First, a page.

Six weeks posttrauma, 1 out of 26 participants (4%) met full criteria for PTSD secondary to the index trauma and an additional 11 (42%) met criteria for partial PTSD. The CAPS-CA total scores for the index trauma ranged from 0 to 71 at 6-weeks (M = 24.4, SD = 19.0), with the number of clinically significant symptoms endorsed ranging from 0 – 12 (M = 4, SD = 3). Eight participants reported prior trauma experiences including motor vehicle accidents, burglary, assault, sexual abuse/assault, and parent partner violence (prior trauma CAPS-CA M = 4.1, SD = 8.9, range 0 – 27). Participant race, parent income, and parent educational attainment were not related to CAPS-CA scores at follow-up. Girls reported significantly greater CAPS-CA scores than boys, F (1, 25) = 8.11, p < .01. Analyses revealed no association between weight and PTSD symptoms.
summarizes CAPS-CA total scores by treatment group. As only one participant met full criteria for PTSD, full and subthreshold groups were combined for Pearson Chi-Square analyses. Findings supported no significant treatment group differences in diagnostic status, χ2 < 1. Given observed gender effects, we also conducted identical regressions with the addition of a Gender × Treatment interaction term. Gender and treatment condition did not interact to predict PTSD symptoms.
PTSD Symptom Severity in Propranolol versus Placebo Group
To examine heart rate responses to the trauma narrative, we conducted linear regression analyses on heart rate data collected during the trauma narrative and over the course of 20 minutes following the trauma narrative. Gender and age were not included in the regression model as they were accounted for by the standardization of cardiovascular measures. There were no treatment group differences in heart rate measured during or following the trauma narrative.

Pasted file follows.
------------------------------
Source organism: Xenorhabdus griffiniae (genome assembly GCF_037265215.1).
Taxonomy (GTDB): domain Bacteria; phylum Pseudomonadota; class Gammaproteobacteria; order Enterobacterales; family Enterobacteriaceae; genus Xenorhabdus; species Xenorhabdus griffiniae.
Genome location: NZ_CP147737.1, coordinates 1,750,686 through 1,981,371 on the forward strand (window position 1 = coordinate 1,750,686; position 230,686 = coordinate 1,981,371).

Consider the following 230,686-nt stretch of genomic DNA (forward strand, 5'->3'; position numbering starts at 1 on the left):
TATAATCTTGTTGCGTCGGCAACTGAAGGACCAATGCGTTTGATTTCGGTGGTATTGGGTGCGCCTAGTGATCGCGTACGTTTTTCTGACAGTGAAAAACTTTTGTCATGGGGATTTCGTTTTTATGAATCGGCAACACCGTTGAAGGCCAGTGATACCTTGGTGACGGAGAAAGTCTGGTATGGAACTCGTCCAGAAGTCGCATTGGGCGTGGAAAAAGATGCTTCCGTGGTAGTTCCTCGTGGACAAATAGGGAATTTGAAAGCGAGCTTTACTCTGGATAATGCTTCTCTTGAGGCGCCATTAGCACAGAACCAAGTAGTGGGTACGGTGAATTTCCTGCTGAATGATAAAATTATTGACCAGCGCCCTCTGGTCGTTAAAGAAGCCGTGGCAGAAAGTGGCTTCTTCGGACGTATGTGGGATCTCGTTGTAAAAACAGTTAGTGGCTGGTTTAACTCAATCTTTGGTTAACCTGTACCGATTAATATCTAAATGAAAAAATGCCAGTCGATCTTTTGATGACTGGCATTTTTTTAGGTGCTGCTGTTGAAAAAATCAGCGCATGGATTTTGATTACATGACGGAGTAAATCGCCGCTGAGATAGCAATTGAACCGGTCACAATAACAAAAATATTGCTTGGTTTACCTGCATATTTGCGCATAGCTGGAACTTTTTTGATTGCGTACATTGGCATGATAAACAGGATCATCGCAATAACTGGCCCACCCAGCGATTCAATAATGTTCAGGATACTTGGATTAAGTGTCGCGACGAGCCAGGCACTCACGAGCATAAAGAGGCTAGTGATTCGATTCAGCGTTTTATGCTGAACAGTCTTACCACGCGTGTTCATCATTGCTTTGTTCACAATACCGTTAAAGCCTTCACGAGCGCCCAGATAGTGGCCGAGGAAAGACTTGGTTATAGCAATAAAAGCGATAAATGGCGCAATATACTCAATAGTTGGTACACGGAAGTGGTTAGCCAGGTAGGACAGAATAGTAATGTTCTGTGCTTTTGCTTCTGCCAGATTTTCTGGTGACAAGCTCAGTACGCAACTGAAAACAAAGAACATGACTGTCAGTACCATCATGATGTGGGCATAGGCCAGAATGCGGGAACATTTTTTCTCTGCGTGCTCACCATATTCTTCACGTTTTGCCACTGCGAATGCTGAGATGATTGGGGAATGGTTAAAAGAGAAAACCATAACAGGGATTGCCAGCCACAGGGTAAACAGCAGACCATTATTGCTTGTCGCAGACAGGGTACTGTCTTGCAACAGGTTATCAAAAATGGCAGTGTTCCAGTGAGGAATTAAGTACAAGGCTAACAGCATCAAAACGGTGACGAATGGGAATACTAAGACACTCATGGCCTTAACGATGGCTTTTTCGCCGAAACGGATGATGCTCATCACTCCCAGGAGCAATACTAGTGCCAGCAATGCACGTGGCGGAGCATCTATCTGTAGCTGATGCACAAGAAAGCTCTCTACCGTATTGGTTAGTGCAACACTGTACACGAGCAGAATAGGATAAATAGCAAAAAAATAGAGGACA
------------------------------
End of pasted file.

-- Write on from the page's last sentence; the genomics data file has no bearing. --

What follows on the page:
Given the pilot nature of the study, we repeated analyses including only adherent participants (n = 20). Pearson Chi-Square analyses were not possible due to cell size restraints. As shown in , hierarchical linear regression analyses revealed no treatment group differences in PTSD symptoms. A significant interaction effect was found for gender and treatment. Follow-up regression analyses revealed a nonsignificant, but suggestive, pattern of decreased PTSD symptoms reported by boys in the propranolol group relative to the placebo group, R2 = .32, p = .09. In contrast, girls in the propranolol group reported more PTSD symptoms than girls in the placebo group, R2 = .44, p = .05.
Hierarchical Linear Regression Analyses Predicting 6-week PTSD in Adherent Youth
Again, heart rate measured during and following the trauma narrative was unrelated to treatment condition in linear regression analyses controlling for prior trauma exposure.